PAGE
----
Macular Hole

*Please note that this information is for illustrative purposes only, providing a general overview on the topics listed. For any specific questions or concerns regarding your condition, please contact our office so that you can consult with the appropriate person or department to address your needs.

Macular Hole Overview

A macular hole is a condition that is caused by three types of physical events that can occur around the center of the macula (also known as the fovea).

  • The first and most common cause of a macular hole is from tractional forces exerted away from the center of the macula (fovea) that literally pull the macula apart at the center.
  • The second cause of a macular hole is an epiretinal membrane (see link to ERM section) that causes puckering of the central macula and when the ERM contracts it puckers the fovea and pulls the macula apart at the center.
  • The third cause of a macular hole is the traumatic or sudden separation of the vitreous gel from the retina (often from blunt trauma) that causes sudden traction on the center of the macula and pulls it apart.


A macular hole causes symptoms like the sudden onset of blurred or decreased central vision with a small “blind spot” (patients often notice that one or more letters of a word is missing when they try to read), a dark spot in central vision, distortion of straight lines with a piece of a straight line missing, and some patients can recall a traumatic event or sudden exertion that immediately preceded the loss of central vision.

In some patients, the macular hole can form gradually and in these patients, a slow onset of a slight distortion or blurriness in central vision may be their initial symptoms.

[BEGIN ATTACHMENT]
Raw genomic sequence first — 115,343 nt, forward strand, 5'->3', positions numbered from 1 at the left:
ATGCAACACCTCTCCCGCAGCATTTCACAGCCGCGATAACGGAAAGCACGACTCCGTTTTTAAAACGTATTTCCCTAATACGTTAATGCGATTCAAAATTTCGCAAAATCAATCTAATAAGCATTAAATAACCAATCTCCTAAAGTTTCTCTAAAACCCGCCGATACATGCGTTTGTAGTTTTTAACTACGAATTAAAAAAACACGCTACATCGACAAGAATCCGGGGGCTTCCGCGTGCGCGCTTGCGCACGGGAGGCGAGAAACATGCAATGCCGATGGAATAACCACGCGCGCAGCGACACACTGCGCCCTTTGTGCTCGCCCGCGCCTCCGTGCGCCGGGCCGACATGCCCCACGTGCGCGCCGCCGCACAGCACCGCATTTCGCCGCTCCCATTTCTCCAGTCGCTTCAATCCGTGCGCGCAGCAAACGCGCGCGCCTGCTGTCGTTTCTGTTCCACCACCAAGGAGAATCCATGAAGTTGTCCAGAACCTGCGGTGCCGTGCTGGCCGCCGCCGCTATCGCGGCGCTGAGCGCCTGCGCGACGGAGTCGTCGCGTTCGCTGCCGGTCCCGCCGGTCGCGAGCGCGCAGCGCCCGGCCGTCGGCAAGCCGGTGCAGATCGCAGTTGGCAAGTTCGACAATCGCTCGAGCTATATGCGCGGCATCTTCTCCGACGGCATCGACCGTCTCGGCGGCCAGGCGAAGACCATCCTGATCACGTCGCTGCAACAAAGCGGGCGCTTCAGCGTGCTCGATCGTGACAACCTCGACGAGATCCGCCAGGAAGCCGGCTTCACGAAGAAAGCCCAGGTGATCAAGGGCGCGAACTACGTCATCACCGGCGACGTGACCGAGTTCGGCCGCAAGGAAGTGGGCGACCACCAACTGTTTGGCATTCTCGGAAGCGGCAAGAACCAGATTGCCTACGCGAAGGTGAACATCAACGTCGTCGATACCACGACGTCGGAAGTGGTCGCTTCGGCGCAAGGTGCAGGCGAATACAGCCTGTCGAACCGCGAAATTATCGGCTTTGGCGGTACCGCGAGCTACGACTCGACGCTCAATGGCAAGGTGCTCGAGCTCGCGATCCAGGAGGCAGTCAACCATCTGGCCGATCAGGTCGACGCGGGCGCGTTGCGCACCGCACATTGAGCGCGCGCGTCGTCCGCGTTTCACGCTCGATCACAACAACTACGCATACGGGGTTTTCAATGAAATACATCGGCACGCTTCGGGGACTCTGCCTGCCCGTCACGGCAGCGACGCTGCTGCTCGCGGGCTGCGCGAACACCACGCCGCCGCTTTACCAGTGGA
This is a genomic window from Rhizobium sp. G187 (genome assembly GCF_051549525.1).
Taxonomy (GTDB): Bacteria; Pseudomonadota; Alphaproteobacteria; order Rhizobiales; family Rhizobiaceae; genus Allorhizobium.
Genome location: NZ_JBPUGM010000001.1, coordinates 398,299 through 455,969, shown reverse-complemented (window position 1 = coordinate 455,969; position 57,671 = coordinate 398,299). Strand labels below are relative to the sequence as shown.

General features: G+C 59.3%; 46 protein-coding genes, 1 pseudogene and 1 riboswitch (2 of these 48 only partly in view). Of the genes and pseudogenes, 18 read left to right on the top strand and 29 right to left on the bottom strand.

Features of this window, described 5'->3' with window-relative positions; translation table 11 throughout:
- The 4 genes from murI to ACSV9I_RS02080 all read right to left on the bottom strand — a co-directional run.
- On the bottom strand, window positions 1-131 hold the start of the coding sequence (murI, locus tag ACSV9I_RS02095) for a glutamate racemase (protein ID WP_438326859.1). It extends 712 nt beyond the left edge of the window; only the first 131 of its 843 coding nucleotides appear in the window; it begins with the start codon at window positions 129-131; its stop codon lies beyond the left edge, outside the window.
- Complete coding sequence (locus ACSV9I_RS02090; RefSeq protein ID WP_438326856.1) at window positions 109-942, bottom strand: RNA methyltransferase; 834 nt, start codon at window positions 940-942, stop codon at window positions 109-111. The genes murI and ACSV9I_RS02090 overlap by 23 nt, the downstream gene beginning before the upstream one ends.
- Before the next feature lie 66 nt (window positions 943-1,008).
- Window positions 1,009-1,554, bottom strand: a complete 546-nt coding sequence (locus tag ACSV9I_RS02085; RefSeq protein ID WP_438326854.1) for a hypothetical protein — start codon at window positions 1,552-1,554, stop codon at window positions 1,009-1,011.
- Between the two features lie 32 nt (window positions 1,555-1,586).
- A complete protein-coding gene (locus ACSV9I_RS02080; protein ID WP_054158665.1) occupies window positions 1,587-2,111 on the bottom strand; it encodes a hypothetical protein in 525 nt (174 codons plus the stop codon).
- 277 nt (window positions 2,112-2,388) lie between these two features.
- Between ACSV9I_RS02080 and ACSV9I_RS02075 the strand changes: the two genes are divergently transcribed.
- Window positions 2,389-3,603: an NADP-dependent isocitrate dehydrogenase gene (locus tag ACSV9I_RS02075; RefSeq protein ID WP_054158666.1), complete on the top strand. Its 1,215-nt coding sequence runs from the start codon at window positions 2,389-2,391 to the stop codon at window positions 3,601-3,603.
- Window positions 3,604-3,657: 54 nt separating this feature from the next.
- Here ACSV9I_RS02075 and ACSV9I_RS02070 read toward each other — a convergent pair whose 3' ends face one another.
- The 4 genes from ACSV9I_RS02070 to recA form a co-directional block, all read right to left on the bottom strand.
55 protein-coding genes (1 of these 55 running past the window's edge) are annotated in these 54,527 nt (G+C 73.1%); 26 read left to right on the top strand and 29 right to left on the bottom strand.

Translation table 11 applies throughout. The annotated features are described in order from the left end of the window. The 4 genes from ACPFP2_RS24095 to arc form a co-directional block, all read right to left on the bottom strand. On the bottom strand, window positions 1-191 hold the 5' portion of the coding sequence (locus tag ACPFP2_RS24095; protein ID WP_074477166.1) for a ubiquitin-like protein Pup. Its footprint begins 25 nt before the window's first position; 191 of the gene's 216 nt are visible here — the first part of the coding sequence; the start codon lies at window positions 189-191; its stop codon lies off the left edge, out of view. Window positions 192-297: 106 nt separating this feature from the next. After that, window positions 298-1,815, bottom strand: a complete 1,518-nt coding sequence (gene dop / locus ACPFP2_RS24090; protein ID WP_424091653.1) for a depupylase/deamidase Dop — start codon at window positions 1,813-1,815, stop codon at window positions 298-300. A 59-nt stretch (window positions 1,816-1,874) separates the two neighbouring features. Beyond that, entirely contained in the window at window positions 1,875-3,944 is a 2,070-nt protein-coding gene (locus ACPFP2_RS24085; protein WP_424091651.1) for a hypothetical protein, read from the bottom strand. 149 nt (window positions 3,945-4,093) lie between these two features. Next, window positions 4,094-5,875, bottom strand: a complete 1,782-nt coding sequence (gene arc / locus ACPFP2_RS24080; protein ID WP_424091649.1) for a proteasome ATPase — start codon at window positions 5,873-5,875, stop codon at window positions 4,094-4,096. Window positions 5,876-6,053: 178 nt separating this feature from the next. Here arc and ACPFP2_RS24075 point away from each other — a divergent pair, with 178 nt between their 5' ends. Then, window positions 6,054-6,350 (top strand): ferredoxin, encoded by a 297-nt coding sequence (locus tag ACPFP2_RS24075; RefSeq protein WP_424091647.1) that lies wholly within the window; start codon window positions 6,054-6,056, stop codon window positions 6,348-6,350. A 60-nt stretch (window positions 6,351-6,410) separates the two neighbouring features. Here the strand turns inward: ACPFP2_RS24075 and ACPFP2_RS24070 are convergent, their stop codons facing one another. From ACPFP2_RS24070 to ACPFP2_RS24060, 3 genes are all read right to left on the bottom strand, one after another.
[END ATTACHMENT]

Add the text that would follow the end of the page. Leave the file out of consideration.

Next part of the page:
The treatments for a macular hole include medical (Jetrea) and surgical options (Vitrectomy surgery) both of which induce a physical separation of the vitreous gel from its underlying retinal adhesions.

Current Medical Treatment Options

Jetrea (a.k.a. Ocriplasmin 2.5mg/ml) is a proteolytic enzyme indicated for the treatment of macular holes when the vitreous is still attached to the macula. Ocriplasmin (trade name for Jetrea, is a recombinant protease with activity against laminin and fibronectin (components of the vitreoretinal interface). It works by dissolving the proteins that link the vitreous to the macula (center of the retina) resulting in the posterior detachment of the vitreous gel from the retina.


Jetrea appears to be effective in treating symptomatic macular hole patients with a focal vitreoretinal adhesion of 400 microns or less (when there is no evidence of a concurrent epiretinal membrane). In this group of patients, we have seen Jetrea effective at inducing a complete vitreoretinal separation resulting in successful closure of the macular hole in approximately 40% of patients. For patients that do not respond to Jetrea, we recommend vitrectomy surgery to physically separate the vitreous from its macular adhesions.